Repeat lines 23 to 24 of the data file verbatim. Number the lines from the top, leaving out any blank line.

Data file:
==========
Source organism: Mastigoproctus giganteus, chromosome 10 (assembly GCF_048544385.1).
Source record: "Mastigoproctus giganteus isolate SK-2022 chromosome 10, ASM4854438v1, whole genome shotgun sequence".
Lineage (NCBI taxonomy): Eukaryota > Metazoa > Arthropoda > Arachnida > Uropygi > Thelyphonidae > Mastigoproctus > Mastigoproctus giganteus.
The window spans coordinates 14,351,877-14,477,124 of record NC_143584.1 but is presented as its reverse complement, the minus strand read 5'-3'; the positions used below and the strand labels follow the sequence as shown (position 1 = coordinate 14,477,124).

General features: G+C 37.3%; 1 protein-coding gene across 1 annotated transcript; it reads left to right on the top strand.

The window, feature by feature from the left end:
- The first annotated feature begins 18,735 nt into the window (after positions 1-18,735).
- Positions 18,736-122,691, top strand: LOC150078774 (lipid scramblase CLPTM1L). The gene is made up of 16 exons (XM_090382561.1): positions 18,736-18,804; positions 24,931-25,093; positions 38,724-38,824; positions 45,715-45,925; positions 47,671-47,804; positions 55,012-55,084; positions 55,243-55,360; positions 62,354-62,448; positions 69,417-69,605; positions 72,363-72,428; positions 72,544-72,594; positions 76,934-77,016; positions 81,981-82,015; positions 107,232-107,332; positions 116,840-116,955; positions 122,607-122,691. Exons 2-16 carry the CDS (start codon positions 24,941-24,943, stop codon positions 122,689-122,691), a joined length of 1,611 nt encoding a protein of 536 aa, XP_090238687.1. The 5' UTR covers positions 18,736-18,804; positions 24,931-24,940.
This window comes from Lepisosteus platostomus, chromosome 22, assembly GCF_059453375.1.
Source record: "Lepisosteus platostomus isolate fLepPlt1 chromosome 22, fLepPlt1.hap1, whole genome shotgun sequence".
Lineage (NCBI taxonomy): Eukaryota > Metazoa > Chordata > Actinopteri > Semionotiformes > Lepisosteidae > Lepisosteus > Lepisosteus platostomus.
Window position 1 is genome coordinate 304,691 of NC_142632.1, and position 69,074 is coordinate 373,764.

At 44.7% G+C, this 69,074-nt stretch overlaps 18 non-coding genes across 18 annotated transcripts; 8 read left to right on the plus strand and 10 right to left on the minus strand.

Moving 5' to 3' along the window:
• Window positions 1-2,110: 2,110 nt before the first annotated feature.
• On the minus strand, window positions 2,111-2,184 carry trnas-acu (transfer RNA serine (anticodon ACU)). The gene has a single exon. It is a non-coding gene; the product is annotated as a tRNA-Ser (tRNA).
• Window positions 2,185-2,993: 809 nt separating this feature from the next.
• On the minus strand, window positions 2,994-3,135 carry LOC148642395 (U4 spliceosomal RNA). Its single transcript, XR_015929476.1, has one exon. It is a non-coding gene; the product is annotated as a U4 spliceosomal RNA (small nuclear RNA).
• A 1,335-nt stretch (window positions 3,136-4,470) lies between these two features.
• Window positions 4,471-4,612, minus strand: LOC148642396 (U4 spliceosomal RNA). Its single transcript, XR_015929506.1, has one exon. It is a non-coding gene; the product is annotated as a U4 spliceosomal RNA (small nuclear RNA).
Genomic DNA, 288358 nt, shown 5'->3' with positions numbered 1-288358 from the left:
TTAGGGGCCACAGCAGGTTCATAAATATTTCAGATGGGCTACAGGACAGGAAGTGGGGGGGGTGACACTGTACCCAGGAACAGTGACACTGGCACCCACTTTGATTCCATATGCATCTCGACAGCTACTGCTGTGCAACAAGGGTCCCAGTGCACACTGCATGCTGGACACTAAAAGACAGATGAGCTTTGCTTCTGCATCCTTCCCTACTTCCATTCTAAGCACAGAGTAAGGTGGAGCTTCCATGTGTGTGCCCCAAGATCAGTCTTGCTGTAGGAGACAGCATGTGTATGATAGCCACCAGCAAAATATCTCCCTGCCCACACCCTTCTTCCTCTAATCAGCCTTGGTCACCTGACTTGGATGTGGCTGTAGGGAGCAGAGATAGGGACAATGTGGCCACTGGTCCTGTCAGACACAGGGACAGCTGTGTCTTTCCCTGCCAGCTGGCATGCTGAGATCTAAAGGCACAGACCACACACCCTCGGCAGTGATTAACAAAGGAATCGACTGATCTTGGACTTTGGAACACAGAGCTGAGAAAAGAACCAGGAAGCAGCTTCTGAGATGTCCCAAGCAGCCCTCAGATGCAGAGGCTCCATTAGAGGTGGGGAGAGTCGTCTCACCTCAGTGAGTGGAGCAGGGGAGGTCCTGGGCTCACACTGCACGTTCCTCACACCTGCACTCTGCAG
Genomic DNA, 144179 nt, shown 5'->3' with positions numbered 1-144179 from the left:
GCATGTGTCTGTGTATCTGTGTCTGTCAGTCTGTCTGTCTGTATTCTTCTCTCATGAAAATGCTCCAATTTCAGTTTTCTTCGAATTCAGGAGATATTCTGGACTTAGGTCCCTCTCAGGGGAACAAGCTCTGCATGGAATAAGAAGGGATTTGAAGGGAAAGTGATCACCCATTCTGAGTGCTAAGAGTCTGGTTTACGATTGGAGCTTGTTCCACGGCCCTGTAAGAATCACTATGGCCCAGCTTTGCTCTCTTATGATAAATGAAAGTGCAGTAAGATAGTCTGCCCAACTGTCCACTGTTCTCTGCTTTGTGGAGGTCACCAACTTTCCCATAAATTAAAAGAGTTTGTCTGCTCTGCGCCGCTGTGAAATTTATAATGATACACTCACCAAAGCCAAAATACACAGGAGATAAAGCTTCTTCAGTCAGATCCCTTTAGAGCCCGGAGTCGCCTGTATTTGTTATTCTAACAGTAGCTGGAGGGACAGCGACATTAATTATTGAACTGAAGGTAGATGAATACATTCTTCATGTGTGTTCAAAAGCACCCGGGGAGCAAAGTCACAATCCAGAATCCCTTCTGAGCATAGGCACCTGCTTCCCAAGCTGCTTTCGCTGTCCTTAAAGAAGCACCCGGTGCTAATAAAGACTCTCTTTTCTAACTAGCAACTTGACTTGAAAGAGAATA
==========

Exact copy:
Genomic DNA, 144179 nt, shown 5'->3' with positions numbered 1-144179 from the left:
GCATGTGTCTGTGTATCTGTGTCTGTCAGTCTGTCTGTCTGTATTCTTCTCTCATGAAAATGCTCCAATTTCAGTTTTCTTCGAATTCAGGAGATATTCTGGACTTAGGTCCCTCTCAGGGGAACAAGCTCTGCATGGAATAAGAAGGGATTTGAAGGGAAAGTGATCACCCATTCTGAGTGCTAAGAGTCTGGTTTACGATTGGAGCTTGTTCCACGGCCCTGTAAGAATCACTATGGCCCAGCTTTGCTCTCTTATGATAAATGAAAGTGCAGTAAGATAGTCTGCCCAACTGTCCACTGTTCTCTGCTTTGTGGAGGTCACCAACTTTCCCATAAATTAAAAGAGTTTGTCTGCTCTGCGCCGCTGTGAAATTTATAATGATACACTCACCAAAGCCAAAATACACAGGAGATAAAGCTTCTTCAGTCAGATCCCTTTAGAGCCCGGAGTCGCCTGTATTTGTTATTCTAACAGTAGCTGGAGGGACAGCGACATTAATTATTGAACTGAAGGTAGATGAATACATTCTTCATGTGTGTTCAAAAGCACCCGGGGAGCAAAGTCACAATCCAGAATCCCTTCTGAGCATAGGCACCTGCTTCCCAAGCTGCTTTCGCTGTCCTTAAAGAAGCACCCGGTGCTAATAAAGACTCTCTTTTCTAACTAGCAACTTGACTTGAAAGAGAATA